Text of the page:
much love, Alyssa and Laurel

Monday, January 5, 2009

Sunday, January 4, 2009

Breaking the Silence

Writing about the experience of vipassana is difficult. I think that is because it is an intense introspective experience, highly individualized and obviously personal. For me, it was one of the best choices I have made in my adult life. The environment was both beautiful and challenging. The morning gong was rung at 4 am and we started each morning with 2 hours of meditation before breakfast. Basically time to eat and pray with an occasional bathroom break. We washed our clothes and hung them out to dry, which to me felt extremely feminine and purposeful. We were in complete silence for 10 days and meditating for 10 and a half hours each day. We now have no issue sitting still with our legs crossed which has been quite nice since our arrival here in Tiruvannamalai and the ashram of one of Alyssa's teachers, Ramana Maharishi. We left the silent retreat and headed to Varkala, a wonderful beach town close by. We played in the ocean, met wonderful people, and finally after ten days chose what we wanted to eat from a menu. We flew across India from west to east and took a four hour bus today to be with this wonderful mountain named Arunachala. Peaceful, expansive, connected.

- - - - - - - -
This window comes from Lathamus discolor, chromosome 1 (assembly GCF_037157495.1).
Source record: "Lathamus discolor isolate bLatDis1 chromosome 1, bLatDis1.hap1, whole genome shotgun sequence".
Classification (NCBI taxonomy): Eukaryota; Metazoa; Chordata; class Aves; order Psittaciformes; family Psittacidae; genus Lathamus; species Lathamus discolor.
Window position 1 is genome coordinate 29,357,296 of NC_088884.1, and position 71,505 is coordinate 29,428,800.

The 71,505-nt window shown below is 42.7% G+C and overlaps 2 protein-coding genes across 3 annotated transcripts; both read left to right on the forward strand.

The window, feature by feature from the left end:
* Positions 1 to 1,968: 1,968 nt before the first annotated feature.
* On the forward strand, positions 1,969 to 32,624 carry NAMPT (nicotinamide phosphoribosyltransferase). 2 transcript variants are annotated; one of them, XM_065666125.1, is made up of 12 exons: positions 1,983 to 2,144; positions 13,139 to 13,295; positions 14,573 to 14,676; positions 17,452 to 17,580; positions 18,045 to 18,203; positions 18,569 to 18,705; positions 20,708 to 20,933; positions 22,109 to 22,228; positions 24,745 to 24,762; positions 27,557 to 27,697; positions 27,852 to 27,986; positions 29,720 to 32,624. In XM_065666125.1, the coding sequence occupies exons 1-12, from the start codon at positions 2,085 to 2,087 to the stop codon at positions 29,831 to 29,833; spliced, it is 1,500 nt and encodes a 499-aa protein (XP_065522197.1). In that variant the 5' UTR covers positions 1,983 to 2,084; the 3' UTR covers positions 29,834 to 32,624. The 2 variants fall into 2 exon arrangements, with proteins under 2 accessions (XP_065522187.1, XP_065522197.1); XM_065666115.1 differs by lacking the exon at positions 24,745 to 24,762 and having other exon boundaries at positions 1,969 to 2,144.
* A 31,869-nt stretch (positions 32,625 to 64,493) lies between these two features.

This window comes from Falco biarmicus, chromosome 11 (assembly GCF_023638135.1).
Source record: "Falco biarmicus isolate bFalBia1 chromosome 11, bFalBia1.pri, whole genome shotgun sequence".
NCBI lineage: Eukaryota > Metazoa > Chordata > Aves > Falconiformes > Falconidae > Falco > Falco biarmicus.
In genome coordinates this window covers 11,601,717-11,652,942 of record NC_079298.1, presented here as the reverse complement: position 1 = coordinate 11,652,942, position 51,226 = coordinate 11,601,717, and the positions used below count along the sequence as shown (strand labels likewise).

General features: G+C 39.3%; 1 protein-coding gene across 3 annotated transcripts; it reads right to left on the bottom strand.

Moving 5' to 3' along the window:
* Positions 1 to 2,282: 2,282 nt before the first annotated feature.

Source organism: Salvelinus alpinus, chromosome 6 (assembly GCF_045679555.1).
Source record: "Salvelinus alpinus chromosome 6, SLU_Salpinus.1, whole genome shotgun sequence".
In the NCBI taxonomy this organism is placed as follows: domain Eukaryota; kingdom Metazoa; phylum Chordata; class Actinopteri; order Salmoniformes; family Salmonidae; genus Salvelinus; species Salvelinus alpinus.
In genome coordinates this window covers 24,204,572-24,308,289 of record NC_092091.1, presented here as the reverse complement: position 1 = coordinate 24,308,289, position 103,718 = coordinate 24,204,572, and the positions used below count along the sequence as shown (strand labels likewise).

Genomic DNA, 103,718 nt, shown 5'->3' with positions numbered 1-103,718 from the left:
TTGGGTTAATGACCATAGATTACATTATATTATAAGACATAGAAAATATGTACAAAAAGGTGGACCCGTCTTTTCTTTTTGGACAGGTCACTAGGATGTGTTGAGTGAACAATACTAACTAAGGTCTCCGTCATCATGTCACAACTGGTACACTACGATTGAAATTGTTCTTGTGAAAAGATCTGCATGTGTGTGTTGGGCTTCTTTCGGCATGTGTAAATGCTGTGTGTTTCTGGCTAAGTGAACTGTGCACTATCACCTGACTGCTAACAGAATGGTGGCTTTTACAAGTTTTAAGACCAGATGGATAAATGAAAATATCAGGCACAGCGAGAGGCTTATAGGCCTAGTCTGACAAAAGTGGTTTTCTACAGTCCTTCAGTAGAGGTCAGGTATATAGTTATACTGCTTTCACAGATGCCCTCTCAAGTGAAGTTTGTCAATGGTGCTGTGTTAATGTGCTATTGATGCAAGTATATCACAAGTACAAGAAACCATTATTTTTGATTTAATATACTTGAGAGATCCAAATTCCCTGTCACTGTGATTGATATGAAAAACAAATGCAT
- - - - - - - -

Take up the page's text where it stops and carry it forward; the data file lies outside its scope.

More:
We haven't taken any pictures for awhile because the batteries here in India are only good for about 4 pics. We will send some along as soon as the friends we have made along the way send them to us. We are both filled with so much gratitude for this experience and we both feel the love and support of all of you! We really do.
Thank you is not enough of an expression for the appreciation we have for those of you sending us love and notes and thoughts.
We went into the silence and explored ourselves and found you. Much love to you all.
Alyssa and Laurel